42
QUANTIFYING THE COSTS OF INTEGRITY BREACHES
Prior to the scandal,
Forbes
estimated Juventus was worth $687 million. If
the club’s value had appreciated at the average rate of other major European
clubs, it would have been worth $1.0 billion by 2010. In that year, however,
Juve’s estimated valuation totalled $656 million. The cost of the integrity
breach therefore constituted value destruction of $355 million, or 35 per cent
of its expected value before the scandal (Figure 4.4).
FIGURE 4.4: JUVENTUS F.C., ACTUAL VS. EXPECTED CLUB VALUE, 2006–2010
Juve’s demotion resulted in the renegotiation of several key broadcast and
commercial contracts, which contributed to a 39 per cent decline in club rev-
enue from 2006 to 2007. Concurrently, average home match attendance fell
37 per cent. In the two years after the scandal, average attendance for Juve
matches declined at 15.4 per cent annually, while attendance for other Serie
A clubs grew around five per cent. Falling attendance reduced gate receipts,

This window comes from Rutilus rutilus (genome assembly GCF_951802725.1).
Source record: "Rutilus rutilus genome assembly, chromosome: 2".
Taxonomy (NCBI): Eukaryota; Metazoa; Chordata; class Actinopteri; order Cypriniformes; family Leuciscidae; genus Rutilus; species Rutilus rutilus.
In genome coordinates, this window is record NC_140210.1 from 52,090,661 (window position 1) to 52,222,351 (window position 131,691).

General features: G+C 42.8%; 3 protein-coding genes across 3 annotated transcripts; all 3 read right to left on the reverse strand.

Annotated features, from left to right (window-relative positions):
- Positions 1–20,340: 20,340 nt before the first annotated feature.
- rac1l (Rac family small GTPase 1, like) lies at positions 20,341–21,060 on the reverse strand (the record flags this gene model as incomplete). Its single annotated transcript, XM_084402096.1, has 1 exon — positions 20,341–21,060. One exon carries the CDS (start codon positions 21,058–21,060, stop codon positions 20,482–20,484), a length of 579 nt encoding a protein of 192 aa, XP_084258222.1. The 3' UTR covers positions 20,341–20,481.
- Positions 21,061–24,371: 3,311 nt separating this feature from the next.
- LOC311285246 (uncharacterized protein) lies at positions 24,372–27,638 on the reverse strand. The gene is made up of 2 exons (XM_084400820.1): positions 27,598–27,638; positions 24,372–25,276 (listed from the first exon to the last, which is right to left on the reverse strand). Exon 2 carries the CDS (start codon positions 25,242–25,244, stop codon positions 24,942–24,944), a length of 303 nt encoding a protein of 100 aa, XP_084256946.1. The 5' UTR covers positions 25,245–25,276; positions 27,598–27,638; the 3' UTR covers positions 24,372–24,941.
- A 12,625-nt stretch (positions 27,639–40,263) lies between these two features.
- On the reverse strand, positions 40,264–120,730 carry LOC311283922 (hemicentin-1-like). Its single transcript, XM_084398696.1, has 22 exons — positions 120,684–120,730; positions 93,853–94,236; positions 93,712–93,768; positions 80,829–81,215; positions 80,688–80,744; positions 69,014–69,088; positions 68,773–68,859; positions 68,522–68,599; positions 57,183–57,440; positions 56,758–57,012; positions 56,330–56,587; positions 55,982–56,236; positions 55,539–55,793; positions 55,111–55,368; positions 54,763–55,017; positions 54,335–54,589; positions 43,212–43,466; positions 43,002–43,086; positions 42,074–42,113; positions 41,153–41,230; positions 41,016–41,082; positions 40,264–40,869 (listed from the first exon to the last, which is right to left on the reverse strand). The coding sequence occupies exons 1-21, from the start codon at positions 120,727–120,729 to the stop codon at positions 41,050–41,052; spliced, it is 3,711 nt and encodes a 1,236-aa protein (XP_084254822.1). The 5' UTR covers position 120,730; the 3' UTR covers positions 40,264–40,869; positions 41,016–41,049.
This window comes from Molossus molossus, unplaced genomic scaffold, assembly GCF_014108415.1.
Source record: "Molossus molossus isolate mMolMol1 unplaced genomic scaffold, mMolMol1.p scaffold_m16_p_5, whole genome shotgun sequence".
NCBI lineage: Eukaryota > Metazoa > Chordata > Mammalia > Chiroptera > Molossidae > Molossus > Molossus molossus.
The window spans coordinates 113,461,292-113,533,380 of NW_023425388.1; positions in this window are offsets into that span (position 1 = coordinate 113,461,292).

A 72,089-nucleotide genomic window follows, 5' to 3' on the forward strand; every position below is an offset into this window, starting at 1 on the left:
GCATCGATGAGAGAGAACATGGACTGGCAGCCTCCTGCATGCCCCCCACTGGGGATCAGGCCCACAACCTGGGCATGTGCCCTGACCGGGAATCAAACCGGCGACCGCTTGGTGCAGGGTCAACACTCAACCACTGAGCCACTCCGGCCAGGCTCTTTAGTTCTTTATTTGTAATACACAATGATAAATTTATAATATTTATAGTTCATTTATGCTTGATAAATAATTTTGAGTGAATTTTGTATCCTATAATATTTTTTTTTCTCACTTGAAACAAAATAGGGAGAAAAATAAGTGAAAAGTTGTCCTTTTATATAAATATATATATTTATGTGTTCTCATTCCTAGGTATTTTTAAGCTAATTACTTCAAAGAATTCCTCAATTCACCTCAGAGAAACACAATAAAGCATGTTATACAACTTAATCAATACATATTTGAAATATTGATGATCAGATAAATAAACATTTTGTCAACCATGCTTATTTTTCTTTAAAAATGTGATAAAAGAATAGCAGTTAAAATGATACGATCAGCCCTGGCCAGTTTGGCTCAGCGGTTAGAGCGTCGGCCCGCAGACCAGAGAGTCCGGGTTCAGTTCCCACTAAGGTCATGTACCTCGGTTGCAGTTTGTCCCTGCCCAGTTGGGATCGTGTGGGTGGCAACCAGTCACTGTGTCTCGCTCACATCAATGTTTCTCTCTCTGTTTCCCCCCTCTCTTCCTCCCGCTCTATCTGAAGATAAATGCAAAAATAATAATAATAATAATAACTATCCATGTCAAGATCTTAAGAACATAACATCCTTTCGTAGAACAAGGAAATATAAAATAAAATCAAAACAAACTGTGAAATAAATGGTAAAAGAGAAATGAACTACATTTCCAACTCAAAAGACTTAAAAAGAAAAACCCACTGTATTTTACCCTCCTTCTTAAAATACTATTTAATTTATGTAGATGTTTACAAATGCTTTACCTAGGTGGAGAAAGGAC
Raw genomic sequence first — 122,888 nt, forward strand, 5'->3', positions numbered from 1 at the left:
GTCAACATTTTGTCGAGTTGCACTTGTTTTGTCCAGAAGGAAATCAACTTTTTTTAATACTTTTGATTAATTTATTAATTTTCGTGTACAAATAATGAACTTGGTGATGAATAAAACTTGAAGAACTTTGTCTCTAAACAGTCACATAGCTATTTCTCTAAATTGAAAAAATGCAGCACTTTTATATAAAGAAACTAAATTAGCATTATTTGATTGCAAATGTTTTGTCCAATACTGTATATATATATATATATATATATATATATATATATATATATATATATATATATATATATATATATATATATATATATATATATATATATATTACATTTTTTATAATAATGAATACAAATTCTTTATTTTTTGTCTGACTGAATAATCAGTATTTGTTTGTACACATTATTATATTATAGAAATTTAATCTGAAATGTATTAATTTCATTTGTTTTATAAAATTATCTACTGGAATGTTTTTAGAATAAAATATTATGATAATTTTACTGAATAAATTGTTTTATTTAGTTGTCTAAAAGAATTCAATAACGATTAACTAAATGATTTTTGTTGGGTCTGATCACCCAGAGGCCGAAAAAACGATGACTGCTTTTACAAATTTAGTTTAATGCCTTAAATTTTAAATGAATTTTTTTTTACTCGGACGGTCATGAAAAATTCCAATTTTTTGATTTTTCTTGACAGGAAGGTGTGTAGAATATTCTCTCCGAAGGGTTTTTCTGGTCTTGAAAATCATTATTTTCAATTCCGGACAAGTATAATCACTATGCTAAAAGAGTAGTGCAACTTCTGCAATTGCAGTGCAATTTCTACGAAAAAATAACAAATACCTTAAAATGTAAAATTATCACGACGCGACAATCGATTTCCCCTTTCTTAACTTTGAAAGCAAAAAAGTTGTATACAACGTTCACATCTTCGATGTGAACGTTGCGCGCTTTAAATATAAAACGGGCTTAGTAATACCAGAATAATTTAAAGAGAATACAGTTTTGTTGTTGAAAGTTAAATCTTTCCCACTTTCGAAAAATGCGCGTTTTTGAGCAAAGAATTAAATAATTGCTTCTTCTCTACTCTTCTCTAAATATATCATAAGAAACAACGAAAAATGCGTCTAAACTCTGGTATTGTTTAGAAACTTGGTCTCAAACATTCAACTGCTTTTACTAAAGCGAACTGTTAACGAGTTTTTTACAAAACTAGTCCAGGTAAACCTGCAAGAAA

contributing to decline in revenue by $173.5 million (over 43 per cent) from
$400
$600
$800
$1000
$1200
2006
2008
2009
2007
2010
Expected Club Value (Pre-Scandal)
1
Actual Club Value (Post-Scandal)
2
$224 MM
28.2% Loss
$400 MM
44% Loss
$383 MM
39% Loss
$355 MM
35% Loss
$687.0
$567.0
$600.0
$656.0
$790.6
$909.9
$982.7
$510.0
$1011.2
$ Millions
Note:
1
Pre-scandal scenario assumes that Juventus’ actual value would have grown at the average rate of other major European football
clubs from 2006-2008 (15.1% CAGR) and 8% and 2.9% in 2009 and 2010, respectively;
2
Post-scandal value figures are based on
Forbes
published estimates.
Source: Deloitte Football Money League 2008;
Forbes.
© MONITOR QUEST LTD. 2011
GUARDING THE GAME Preserving the Integrity of Sport
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